I remember you as a bubbly waitress in Universal City. I'd like to remember you that way. What a shining personality...you could have sold us anything off the menu. Now you've sold me on your film.
If there is anything I can do to further your career now that I'm only two weeks away from retirement, don't hesitate to call upon me.
Your film was provocative, insightful, down-home...and pure...from the heart. Please tell me this is only the beginning. Only the beginning. -PAUL

Wasn't that so incredibly sweet? He didn't have to do that.

Being a struggling actress, sometimes it seems as though that's all I'll be. But when someone goes out of their way to say such lovely things, and to remind me to keep at it....gosh. How can I not? My heart feels like it's going to burst, so touched am I.

But Paul had more to say. He cc'd me on another email to his friends:

A few year's ago, many of my buds used to frequent the Tutu Tango Cafe on the CityWalk at Unverisal City. Our waitress was a very young lady named Elle. The first time we met her Carmen was my guest and Elle accommodated us by moving furniture closer to a big screen TV so we could watch the NCAA basketball playoffs...UCLA game of course. What a bubbly personality. Dynamite. She was an aspiring actress who had performed in many stage productions throughout Southern California.
A few months later I brought my granddaughter (Autumn) to the restaurant one early evening to meet her. I told her she was going to meet a real "actress". As we walked into the restaurant, another waitress told us it was closed for a private party. I asked her if Elle was there...and she was. Autumn got to meet this lovely woman and it didn't surprise me that her eyes sparkled when she got the opportunity to meet a professional actress.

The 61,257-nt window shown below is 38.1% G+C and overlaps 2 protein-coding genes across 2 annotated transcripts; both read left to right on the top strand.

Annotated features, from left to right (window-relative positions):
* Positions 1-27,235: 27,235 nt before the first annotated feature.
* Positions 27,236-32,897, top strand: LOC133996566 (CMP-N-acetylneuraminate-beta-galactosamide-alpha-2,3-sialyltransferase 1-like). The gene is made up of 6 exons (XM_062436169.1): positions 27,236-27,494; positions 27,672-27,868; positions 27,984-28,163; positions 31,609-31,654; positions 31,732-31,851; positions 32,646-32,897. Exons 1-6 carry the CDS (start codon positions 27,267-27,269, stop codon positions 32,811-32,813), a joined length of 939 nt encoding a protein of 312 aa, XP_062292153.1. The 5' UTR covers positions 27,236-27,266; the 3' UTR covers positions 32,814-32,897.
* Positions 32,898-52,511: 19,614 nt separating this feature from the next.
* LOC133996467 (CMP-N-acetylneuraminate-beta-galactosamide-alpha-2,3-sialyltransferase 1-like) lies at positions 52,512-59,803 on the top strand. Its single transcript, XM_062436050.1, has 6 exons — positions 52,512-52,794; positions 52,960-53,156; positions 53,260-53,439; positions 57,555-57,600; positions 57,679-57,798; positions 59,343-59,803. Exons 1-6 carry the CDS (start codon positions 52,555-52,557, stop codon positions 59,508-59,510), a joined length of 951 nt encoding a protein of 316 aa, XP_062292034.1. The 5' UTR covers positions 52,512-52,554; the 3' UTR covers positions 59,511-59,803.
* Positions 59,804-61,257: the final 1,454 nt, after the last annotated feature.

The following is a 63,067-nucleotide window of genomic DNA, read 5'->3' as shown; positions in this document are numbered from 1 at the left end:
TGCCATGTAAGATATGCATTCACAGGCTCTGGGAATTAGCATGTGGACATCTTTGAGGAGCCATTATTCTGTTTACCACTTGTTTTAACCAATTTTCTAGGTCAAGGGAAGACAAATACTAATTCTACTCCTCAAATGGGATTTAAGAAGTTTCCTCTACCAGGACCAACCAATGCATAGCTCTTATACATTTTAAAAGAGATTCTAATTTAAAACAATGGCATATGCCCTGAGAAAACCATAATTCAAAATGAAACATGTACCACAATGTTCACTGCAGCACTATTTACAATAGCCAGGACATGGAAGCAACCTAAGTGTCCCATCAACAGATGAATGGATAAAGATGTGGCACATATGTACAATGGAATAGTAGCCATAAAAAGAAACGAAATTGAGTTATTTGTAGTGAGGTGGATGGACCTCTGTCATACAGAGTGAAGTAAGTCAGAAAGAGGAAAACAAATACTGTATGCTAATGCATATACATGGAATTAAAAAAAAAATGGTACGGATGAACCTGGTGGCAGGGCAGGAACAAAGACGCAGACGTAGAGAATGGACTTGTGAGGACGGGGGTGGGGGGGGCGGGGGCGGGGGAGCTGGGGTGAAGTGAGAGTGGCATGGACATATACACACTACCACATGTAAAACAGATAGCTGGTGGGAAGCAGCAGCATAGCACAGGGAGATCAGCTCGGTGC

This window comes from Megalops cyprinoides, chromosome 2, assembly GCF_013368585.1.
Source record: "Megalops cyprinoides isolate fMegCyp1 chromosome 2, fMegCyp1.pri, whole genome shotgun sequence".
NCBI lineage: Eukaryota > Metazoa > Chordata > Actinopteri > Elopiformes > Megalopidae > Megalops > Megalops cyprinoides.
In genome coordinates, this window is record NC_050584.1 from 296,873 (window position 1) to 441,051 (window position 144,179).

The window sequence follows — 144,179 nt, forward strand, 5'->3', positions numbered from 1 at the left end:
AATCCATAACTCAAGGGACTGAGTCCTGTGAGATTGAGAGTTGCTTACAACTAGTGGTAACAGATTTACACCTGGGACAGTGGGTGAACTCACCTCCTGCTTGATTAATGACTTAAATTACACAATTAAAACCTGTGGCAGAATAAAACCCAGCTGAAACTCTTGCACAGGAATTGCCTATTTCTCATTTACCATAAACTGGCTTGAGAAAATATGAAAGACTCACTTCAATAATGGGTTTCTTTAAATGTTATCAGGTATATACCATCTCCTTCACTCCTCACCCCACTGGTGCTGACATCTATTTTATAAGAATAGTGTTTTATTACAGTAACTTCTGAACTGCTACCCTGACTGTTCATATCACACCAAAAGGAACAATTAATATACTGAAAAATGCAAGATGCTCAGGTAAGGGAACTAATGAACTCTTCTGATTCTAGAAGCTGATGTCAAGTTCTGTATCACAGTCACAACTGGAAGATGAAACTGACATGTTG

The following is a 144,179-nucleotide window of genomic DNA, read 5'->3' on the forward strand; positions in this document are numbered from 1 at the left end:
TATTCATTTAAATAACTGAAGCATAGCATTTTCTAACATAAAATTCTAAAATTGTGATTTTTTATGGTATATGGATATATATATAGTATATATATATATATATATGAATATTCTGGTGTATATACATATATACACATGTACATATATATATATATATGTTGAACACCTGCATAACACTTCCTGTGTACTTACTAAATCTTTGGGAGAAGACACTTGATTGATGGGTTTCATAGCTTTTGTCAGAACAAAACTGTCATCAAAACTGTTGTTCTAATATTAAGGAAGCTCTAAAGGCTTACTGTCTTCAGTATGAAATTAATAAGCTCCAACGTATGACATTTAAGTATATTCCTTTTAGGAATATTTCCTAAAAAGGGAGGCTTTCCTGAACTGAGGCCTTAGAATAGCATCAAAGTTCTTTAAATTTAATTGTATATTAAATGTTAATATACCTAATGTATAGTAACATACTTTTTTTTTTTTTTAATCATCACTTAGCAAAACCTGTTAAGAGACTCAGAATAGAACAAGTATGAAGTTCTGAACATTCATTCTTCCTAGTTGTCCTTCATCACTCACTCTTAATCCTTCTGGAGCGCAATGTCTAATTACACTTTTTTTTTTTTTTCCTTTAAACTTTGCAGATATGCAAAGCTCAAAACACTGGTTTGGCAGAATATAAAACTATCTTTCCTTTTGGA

I am honored to announce that Elle has broken new ground. She has starrred in her first feature film which won the 2008 Dances with Films "Audience Award". You didn't have to ask me. From the get-go I knew Elle would be a star. I've cc'd her with this e-mail...and I hope some, if not all, of you will take 90 minutes of your life and rent the film.
You only go around once in life and I'm so blessed to have met Elle in such an informal setting. She pours Chardonnay like a pro, too. Here's her photo, she is the young lady with the lovely curly hair...with a smile and a countenance that exudes a happy life.
You won't be disappointed. Watch it! -Paul

Every once in a while, someone will tell me that I'm going to make it, that I'm going to be great, and if it wasn't for people like Paul, I probably would've given up on myself already.

Paul - Thank you. Thank you so much. You have been the cherry on a fantastic week. And I hope you can feel the big hug and love I'm sending back to you too.


  1. when were we treated as humans? I must not have worked those days. Love ya, and still waiting for the day you make it, so i can have fun riding your coattails. :)

  2. This is the sweetest thing I've read in quite a while -- what a great guy. :)


Play nice.